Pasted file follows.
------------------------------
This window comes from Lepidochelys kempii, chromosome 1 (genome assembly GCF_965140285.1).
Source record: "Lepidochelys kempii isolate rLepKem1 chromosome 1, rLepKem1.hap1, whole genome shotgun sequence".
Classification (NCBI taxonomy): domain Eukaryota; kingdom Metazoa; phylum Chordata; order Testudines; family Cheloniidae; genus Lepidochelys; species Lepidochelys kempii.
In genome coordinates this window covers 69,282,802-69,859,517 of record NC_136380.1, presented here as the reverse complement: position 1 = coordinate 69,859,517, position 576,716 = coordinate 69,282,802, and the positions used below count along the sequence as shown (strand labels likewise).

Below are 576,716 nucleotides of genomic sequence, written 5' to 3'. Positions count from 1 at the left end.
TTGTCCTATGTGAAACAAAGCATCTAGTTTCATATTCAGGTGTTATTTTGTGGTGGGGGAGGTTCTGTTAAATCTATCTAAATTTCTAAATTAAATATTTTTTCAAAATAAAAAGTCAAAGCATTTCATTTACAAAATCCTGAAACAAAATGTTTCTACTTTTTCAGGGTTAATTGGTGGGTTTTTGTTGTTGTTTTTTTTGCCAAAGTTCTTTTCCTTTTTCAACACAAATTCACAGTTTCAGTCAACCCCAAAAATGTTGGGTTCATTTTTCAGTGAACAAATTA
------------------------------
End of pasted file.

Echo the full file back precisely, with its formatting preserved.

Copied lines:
This window comes from Lepidochelys kempii, chromosome 1 (genome assembly GCF_965140285.1).
Source record: "Lepidochelys kempii isolate rLepKem1 chromosome 1, rLepKem1.hap1, whole genome shotgun sequence".
Classification (NCBI taxonomy): domain Eukaryota; kingdom Metazoa; phylum Chordata; order Testudines; family Cheloniidae; genus Lepidochelys; species Lepidochelys kempii.
In genome coordinates this window covers 69,282,802-69,859,517 of record NC_136380.1, presented here as the reverse complement: position 1 = coordinate 69,859,517, position 576,716 = coordinate 69,282,802, and the positions used below count along the sequence as shown (strand labels likewise).

Below are 576,716 nucleotides of genomic sequence, written 5' to 3'. Positions count from 1 at the left end.
TTGTCCTATGTGAAACAAAGCATCTAGTTTCATATTCAGGTGTTATTTTGTGGTGGGGGAGGTTCTGTTAAATCTATCTAAATTTCTAAATTAAATATTTTTTCAAAATAAAAAGTCAAAGCATTTCATTTACAAAATCCTGAAACAAAATGTTTCTACTTTTTCAGGGTTAATTGGTGGGTTTTTGTTGTTGTTTTTTTTGCCAAAGTTCTTTTCCTTTTTCAACACAAATTCACAGTTTCAGTCAACCCCAAAAATGTTGGGTTCATTTTTCAGTGAACAAATTA